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   Case report
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CASE REPORT
Year : 2006  |  Volume : 72  |  Issue : 3  |  Page : 224-226

Amoebiasis cutis in HIV positive patient


Department of Skin, STD and Leprosy, S. P. Medical College, Bikaner, Rajasthan, India

Correspondence Address:
R A Bumb
H-3, Hospital campus, P. B. M. Hospital, Bikaner 334 003, Rajasthan
India
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Source of Support: None, Conflict of Interest: None


DOI: 10.4103/0378-6323.25786

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  Abstract 

Protozoan infections of the skin, particularly cutaneous amoebiasis, are rare in HIV-positive patients. We report a case of amoebiasis cutis in an HIV-positive truck driver with a history of frequent unprotected sexual exposures. He presented with multiple painful ulcers and sinuses with purulent discharge, necrotic slough and scarring in the perianal and gluteal region for the last 2 years. He was positive for HIV-1 and -2. Cutaneous biopsy revealed numerous Entamoeba histolytica in the trophozoite form, in addition to an inflammatory infiltrate and necrotic debris. He responded well to oral metronidazole and chloroquine. Amoebiasis cutis should be considered in the differential diagnosis of perianal ulcers, particularly in HIV-positive patients.


Keywords: Amoebiasis cutis, HIV infection


How to cite this article:
Bumb R A, Mehta R D. Amoebiasis cutis in HIV positive patient. Indian J Dermatol Venereol Leprol 2006;72:224-6

How to cite this URL:
Bumb R A, Mehta R D. Amoebiasis cutis in HIV positive patient. Indian J Dermatol Venereol Leprol [serial online] 2006 [cited 2018 Oct 18];72:224-6. Available from: http://www.ijdvl.com/text.asp?2006/72/3/224/25786



  Introduction Top


Protozoan opportunistic infections in HIV-positive patients usually manifest as gastrointestinal disease. Entamoeba histolytica infection of the large intestine is common in patients suffering from HIV infection, particularly in a tropical climate, but cutaneous involvement is very rare.[1],[2] The infection can be sexually transmitted or can be caused by spread from the large intestine in immunocompromised patients. Cutaneous amoebiasis occurs when the invasive amoebae escape from the large gut and stick to adjacent skin, usually the perianal and perigenital area. They cause lysis of the skin and subcutaneous tissue, leading to ulceration and necrosis.[2] There are only scattered reports of cutaneous amoebiasis in immunocompetent patients[3],[4] and none in HIV-positive patients in India. This prompted us to report this interesting case.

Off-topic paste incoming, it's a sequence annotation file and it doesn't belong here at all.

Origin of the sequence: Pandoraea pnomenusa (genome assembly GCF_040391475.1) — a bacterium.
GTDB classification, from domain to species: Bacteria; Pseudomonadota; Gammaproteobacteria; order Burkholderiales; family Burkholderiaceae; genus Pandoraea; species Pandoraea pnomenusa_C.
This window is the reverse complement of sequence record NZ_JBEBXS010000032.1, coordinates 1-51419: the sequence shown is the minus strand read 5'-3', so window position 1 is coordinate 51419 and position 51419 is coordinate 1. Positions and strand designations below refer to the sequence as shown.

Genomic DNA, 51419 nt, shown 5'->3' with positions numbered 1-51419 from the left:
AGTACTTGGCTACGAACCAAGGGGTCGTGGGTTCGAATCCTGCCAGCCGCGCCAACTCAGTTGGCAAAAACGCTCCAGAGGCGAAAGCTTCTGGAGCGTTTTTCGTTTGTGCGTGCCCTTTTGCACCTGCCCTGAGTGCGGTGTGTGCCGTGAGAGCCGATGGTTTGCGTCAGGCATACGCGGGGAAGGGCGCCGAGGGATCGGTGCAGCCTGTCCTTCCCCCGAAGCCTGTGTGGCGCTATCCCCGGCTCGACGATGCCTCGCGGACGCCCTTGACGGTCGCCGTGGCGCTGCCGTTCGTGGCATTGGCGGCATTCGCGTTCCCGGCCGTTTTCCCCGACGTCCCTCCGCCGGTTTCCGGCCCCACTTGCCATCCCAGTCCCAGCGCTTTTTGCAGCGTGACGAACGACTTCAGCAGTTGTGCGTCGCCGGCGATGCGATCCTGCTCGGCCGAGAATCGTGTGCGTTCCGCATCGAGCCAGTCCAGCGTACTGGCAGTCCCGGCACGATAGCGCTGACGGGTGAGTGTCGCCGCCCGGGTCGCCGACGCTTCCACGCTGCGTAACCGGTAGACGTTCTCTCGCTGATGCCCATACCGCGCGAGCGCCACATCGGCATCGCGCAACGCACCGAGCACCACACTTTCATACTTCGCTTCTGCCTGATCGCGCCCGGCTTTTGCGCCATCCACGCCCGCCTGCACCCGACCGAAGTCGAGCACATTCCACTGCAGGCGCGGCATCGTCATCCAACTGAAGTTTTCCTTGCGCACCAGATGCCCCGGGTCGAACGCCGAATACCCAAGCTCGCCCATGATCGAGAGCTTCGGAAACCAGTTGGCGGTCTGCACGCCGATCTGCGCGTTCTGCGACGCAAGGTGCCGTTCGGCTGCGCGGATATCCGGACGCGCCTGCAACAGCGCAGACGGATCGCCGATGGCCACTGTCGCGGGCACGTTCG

Case report Top


A 35-year-old married male truck driver came to the skin outpatient department with complaints of multiple painful perianal ulcers. To start with, there were only two painful ulcers, with a purulent discharge, but they had gradually increased in number and size for the last 2 years to the present dimension.

He gave a history of heterosexual extramarital contact with sex workers on multiple occasions but not of homosexuality. He was a chronic alcoholic and smoker. He used to take meals at roadside restaurants frequently and had diarrhea off and on, for which he had never sought treatment. He had been treated by general practitioners with oral antibiotics, antifungals, anti-inflammatory drugs and a variety of topical agents for his perianal ulcers with only partial relief in symptoms.

On examination, the patient was fairly built, poorly nourished, grossly anemic, emaciated and lethargic. He was afebrile with normal pulse, blood pressure and respiration. Systemic examination revealed mild hepatomegaly.

On the perianal and gluteal region, he had multiple tender ulcers varying in size from 4 to 6 cm in diameter with ragged irregular margins and covered with necrotic slough [Figure - 1]. On removal of the slough, unhealthy granulation tissue was seen. On pressing the skin between the ulcers, pus oozed out from many sinuses. Old scars were also present. Proctoscopy demonstrated only hyperemic mucous membrane. No growth or ulceration was seen. The regional lymph nodes were not enlarged.

Investigation showed anemia (Hb, 9.5 gm%), leukocytosis (12500/cmm) with lymphocytosis (lymphocytes, 65%) and raised ESR (68 mm/hour). The VDRL test was nonreactive. The patient was positive for HIV-1 and -2 by the Rapid Card test and by ELISA. Viral load and CD+4 counts were not done because of lack of facilities. The urine examination was normal. Stool examination, performed on three consecutive days, showed cysts and trophozoites of amoebae. Ultrasonography of the abdomen showed mild hepatomegaly. Pus culture from the ulcer was sterile. A biopsy from the margin of ulcer stained with H and E showed amoebae in the trophozoite form with phagocytosed RBCs [Figure - 2] in addition to necrotic debris and infiltration with lymphocytes and plasma cells. The chest X-ray PA view was normal. The Mantoux test was negative.